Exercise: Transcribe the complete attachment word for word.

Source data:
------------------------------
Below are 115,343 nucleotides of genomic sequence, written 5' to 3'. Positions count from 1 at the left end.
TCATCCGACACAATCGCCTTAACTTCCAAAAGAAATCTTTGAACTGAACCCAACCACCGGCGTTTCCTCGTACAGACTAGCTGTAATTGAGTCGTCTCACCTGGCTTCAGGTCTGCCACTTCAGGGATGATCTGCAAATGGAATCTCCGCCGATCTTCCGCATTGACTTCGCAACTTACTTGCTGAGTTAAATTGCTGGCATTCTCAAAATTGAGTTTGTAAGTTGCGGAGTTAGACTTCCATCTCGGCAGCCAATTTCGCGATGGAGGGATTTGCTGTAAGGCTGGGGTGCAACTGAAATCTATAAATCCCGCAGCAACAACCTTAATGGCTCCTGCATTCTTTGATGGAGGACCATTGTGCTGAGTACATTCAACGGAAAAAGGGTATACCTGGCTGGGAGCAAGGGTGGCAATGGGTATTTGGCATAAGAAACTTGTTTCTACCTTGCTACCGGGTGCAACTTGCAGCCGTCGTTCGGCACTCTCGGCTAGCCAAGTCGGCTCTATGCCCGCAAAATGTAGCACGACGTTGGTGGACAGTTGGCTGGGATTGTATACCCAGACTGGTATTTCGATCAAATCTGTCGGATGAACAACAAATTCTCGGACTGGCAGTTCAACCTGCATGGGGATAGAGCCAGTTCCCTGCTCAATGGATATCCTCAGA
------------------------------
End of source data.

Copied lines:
Below are 115,343 nucleotides of genomic sequence, written 5' to 3'. Positions count from 1 at the left end.
TCATCCGACACAATCGCCTTAACTTCCAAAAGAAATCTTTGAACTGAACCCAACCACCGGCGTTTCCTCGTACAGACTAGCTGTAATTGAGTCGTCTCACCTGGCTTCAGGTCTGCCACTTCAGGGATGATCTGCAAATGGAATCTCCGCCGATCTTCCGCATTGACTTCGCAACTTACTTGCTGAGTTAAATTGCTGGCATTCTCAAAATTGAGTTTGTAAGTTGCGGAGTTAGACTTCCATCTCGGCAGCCAATTTCGCGATGGAGGGATTTGCTGTAAGGCTGGGGTGCAACTGAAATCTATAAATCCCGCAGCAACAACCTTAATGGCTCCTGCATTCTTTGATGGAGGACCATTGTGCTGAGTACATTCAACGGAAAAAGGGTATACCTGGCTGGGAGCAAGGGTGGCAATGGGTATTTGGCATAAGAAACTTGTTTCTACCTTGCTACCGGGTGCAACTTGCAGCCGTCGTTCGGCACTCTCGGCTAGCCAAGTCGGCTCTATGCCCGCAAAATGTAGCACGACGTTGGTGGACAGTTGGCTGGGATTGTATACCCAGACTGGTATTTCGATCAAATCTGTCGGATGAACAACAAATTCTCGGACTGGCAGTTCAACCTGCATGGGGATAGAGCCAGTTCCCTGCTCAATGGATATCCTCAGA